Back to IndexWritten June, 1998


The room was large and busy. There was a constant babble of voices in the background and on the walls computerized displays showed shifting views of a landscape hundreds of kilometres away.
A ring of consoles were mounted in the centre of the room, each with an operator working steadily at them. They surrounded a raised central area around which several men and women stood. Their demeanor was stark and quiet, compared to the bustle of the room. That area didn't seem part of the activity surrounding it, it was a silent island amidst a sea of sound. It was so for a reason.
One of the taller men reached forward and touched a control switch on the raised area. Immediately it came to life, changing and metamorphosing until the flat surface had become a holographic projection of a piece of terrain. Coloured icons indicated the position of several military units and a different set of coloured symbols indicated the estimated positions of the enemy's units.
The silence in the area was not merely an illusion, the shimmering of a quiet field was clearly visible around it, damping out the exterior sound.
The people around the map were hardly unremarkable. They were universally tall (although the men generally more so than the women) and they stood straight through years of training. Even without their dark green uniforms and polished boots it would be the inescapable conclusion of an observer that they were soldiers. An observer would be correct in that conclusion.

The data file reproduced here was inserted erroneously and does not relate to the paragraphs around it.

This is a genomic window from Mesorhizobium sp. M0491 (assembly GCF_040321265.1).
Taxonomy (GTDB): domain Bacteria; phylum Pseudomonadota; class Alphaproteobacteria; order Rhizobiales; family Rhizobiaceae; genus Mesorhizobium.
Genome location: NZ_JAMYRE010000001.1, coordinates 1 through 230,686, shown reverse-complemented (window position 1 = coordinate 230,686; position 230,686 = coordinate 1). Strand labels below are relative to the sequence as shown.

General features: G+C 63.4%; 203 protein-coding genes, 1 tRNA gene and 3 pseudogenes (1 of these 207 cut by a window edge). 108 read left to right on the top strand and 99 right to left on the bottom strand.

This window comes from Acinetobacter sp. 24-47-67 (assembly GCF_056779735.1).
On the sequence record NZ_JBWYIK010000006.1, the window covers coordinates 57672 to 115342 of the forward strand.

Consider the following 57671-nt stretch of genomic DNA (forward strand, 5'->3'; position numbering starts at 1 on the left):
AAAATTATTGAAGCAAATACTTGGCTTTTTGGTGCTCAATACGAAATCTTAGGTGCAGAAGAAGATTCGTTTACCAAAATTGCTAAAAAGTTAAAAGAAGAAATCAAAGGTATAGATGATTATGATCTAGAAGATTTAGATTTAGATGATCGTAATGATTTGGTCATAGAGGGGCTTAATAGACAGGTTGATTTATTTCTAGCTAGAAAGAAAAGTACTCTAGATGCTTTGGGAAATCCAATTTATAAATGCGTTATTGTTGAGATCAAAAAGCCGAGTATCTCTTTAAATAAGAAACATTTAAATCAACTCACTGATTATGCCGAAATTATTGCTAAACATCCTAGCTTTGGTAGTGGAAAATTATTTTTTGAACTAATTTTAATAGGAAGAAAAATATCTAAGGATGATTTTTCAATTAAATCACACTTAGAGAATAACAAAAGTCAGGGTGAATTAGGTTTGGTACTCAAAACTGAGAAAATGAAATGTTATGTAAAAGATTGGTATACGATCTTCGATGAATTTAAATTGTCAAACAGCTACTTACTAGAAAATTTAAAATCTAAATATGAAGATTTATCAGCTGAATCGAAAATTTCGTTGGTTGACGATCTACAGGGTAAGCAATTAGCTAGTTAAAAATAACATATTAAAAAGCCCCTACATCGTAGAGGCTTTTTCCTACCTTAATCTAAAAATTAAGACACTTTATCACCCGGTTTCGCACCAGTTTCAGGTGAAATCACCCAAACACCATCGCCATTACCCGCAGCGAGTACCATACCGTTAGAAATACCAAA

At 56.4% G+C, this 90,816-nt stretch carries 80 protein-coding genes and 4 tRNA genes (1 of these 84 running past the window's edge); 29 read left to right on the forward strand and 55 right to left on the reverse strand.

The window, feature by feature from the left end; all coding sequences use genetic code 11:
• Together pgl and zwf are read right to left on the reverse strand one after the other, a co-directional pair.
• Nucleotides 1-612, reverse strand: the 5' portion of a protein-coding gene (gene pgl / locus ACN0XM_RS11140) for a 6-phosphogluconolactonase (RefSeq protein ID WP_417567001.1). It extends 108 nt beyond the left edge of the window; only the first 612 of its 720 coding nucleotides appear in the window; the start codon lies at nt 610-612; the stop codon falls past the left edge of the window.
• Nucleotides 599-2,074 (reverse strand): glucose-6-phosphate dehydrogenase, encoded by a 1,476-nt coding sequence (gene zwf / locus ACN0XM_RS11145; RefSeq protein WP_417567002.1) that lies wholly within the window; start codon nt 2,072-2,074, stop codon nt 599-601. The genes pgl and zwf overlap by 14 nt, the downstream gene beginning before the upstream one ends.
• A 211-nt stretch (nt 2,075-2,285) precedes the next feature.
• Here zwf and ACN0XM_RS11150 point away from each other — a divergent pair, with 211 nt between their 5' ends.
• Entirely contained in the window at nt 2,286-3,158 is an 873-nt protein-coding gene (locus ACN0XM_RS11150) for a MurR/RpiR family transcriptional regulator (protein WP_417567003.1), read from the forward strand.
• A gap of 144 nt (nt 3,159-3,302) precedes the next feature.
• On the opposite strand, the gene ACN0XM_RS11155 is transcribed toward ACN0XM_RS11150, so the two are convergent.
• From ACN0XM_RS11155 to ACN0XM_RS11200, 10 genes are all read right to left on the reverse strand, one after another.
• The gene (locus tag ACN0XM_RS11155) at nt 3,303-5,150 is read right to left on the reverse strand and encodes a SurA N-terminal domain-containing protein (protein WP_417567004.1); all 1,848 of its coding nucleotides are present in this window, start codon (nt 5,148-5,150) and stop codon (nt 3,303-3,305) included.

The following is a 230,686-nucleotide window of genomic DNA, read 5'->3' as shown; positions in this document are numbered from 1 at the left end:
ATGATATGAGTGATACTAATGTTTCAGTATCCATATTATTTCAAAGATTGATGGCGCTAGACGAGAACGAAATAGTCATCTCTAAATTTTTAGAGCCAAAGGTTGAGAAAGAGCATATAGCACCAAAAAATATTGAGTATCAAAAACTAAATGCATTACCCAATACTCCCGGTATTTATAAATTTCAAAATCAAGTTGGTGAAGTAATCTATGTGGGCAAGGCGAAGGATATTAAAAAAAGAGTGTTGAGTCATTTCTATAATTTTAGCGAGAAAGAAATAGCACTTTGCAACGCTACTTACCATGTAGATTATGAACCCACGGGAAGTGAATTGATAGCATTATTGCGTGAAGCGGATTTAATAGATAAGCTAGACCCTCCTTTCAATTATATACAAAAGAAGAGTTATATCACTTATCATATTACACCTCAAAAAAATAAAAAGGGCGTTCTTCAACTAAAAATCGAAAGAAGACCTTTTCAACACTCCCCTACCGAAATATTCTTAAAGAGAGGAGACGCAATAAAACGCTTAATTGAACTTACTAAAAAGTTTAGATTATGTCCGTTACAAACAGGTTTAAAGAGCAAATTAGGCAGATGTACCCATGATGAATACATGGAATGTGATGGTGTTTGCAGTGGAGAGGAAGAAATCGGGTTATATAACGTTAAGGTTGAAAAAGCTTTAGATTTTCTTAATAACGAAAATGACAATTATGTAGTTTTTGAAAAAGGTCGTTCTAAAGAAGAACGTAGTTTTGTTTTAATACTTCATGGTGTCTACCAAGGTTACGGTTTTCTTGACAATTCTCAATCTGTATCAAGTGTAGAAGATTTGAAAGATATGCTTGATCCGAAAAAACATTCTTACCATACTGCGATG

Someone coughed. "Well, Tirrel? It seems we were expected."
The woman who had been addressed as Tirrel turned to face the person speaking to her. "You would seem to be correct, Williamson." The man, Williamson, who was the youngest member of the group, although still in his 50s, met her gaze and held it for a few seconds before both realized the futility and turned away.
"The enemy's forces are clearly positioned to interdict plan A." The voice came from one of the other men in the group. "If we proceed with this attack it will be a massacre."
Tirrel nodded, her auburn hair echoing the movement and nearly obscuring her face with the action. She brushed it aside absent mindedly. "We should proceed with plan B?" It was a half statement, and half question.